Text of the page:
How Earthbag Homes Work

Earthbag Construction

This earthbag home has a wooden door form and wagon wheel window forms.
This earthbag home has a wooden door form and wagon wheel window forms.
Kelly Hart/Courtesy

Earthbags can be used as infill for a more conventionally framed home, but for this section, we'll look at how to build an earthbag dome.

Rubble trench foundations, meaning a trench filled with rocks, gravel or broken concrete, are commonly used with earthbag homes. The first layer of bags can either be placed at ground level or slightly below ground level, in the trench.

Bags should be filled on-site, right before they are placed. Earthbags can be filled in several ways. For example, some builders have constructed bag stands that hold a big bag upright so that a person can shovel soil into it. As the walls get higher, bags could be lifted in place partially filled and then finished by handing up cans of dirt.

As bags are filled, they can be sewed closed with twine, but this isn't required. An alternative would be to place the open end of the bag, folded in with neat corners, against the sealed end of the adjoining bag. Tightly placing the bags keeps them closed and ensures the wall's structural strength. Bags should be placed so that the places where the bags on the previous row meet are covered by the bags on the subsequent row, just like brickwork.

After a row of bags has been laid, the tamper presses the bags down into place. This keeps the earth from shifting and keeps each layer level. This compression is also what forces the dirt inside an earthbag to become a solid, self-supporting form, so that if the bag were somehow removed, the dirt wall would still stand. Between each layer of bags, place one or two strands of barbed wire along the top of the row to hold the next row of bags in place. Even if the barbed wire pokes a hole in the bag, the tamping of the dirt ensures that the wall remains solid; large holes can be patched with duct tape.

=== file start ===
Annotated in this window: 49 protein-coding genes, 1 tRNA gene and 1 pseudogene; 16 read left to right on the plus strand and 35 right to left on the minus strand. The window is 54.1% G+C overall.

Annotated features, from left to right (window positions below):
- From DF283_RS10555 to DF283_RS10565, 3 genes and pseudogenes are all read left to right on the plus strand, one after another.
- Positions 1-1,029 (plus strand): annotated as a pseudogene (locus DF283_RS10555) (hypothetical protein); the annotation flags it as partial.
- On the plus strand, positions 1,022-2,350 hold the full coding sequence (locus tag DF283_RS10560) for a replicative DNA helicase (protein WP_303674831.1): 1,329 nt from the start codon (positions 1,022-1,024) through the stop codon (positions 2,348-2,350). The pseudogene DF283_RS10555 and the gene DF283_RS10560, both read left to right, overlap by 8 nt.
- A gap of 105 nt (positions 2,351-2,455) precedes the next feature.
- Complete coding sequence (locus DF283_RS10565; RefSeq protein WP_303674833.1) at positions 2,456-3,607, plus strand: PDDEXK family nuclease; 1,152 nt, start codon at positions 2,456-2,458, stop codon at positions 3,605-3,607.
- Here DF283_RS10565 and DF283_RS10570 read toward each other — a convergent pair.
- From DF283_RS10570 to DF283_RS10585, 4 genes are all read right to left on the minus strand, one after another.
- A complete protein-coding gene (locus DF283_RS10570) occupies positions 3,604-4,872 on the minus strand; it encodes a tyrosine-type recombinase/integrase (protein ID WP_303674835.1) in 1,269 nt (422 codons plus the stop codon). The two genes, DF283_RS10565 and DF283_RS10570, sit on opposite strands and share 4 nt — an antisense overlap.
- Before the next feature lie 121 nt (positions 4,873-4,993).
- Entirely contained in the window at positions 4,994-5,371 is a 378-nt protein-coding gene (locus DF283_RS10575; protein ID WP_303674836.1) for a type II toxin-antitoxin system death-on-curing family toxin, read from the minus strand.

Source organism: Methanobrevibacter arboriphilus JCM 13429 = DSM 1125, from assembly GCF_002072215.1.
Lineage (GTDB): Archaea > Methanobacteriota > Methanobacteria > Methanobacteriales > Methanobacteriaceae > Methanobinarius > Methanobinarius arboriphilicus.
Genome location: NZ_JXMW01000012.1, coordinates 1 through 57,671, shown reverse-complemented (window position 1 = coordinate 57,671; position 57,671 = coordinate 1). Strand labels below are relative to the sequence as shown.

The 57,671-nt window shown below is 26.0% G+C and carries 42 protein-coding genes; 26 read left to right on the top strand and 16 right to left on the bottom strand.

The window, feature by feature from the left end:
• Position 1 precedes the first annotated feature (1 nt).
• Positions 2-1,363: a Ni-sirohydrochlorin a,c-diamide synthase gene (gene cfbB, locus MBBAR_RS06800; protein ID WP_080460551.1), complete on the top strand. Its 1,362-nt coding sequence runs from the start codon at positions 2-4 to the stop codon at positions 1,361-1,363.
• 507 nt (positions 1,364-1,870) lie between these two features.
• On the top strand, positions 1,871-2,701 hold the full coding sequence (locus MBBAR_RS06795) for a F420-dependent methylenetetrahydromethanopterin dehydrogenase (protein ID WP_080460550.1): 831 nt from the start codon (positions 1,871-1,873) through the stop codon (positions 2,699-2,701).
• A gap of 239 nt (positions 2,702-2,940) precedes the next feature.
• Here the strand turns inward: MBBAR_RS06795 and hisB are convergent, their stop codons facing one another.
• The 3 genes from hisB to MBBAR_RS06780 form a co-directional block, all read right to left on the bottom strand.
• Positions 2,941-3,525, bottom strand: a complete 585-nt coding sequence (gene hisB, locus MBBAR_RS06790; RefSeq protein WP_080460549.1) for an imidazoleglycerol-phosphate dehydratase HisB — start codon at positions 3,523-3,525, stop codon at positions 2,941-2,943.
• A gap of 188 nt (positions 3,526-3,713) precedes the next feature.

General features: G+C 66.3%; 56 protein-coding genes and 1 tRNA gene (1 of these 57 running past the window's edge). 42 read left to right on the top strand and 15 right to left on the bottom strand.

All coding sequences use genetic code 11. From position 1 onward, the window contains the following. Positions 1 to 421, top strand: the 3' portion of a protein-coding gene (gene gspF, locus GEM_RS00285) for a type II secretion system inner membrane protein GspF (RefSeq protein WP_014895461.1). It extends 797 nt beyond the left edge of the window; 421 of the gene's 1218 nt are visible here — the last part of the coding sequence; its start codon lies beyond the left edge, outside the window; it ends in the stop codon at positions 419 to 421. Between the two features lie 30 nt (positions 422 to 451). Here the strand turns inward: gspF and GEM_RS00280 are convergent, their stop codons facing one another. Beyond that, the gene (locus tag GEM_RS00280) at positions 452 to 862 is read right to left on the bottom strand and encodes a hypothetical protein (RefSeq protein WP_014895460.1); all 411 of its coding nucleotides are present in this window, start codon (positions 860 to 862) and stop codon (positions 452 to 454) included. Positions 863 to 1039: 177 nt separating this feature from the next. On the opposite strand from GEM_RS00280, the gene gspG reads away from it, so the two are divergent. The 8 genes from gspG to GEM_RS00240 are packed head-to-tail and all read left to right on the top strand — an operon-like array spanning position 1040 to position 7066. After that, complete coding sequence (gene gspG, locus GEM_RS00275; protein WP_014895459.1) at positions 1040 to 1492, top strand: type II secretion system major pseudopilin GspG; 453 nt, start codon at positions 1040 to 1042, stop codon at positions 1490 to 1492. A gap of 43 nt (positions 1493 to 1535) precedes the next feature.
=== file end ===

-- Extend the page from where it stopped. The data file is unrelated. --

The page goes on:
To add windows and doors to the structure, use wooden forms to mark the place where the window or door will be, and then place earthbags around it. It may be necessary to create custom bags by using varying amounts of dirt. For example, fan bags are used to put arches over the windows or doors.

Plastering an earthbag home Plastering an earthbag home
Plastering an earthbag home
Kelly Hart/Courtesy

The bags are gradually stepped in to build the dome. A simple homemade compass or tripod guide can aid in positioning the bags of the dome. One such compass could consist of a pole placed in the center of the floor. At the top of the pole, an L-shaped piece of material can be attached with an adjustable clamp. Rotating the pole and adjusting the metal inward will help evenly place bags. As a general rule, earthbag builders Kaki Hunter and Donald Kiffmeyer recommend stepping in a maximum of one-fourth the width of the previous bag to maintain structural integrity. In other words, a builder working with 12-inch (0.3-m) bags would step the next layer in about 3 inches (7.6 cm), so that the other 9 inches (22.9 cm) are still resting on the previous layer.

When complete, the structure should be plastered as soon as possible to avoid prolonged exposure to the sun. Mud plasters are most commonly used on earthbag structures, but lime and cement plasters may also be used if you place a mesh over the bags to hold it in place. A roof can be finished with coverings such as shingles or tiles if desired.

Before you start piling earthbags pell-mell in your backyard, learn the challenges of earthbag construction next.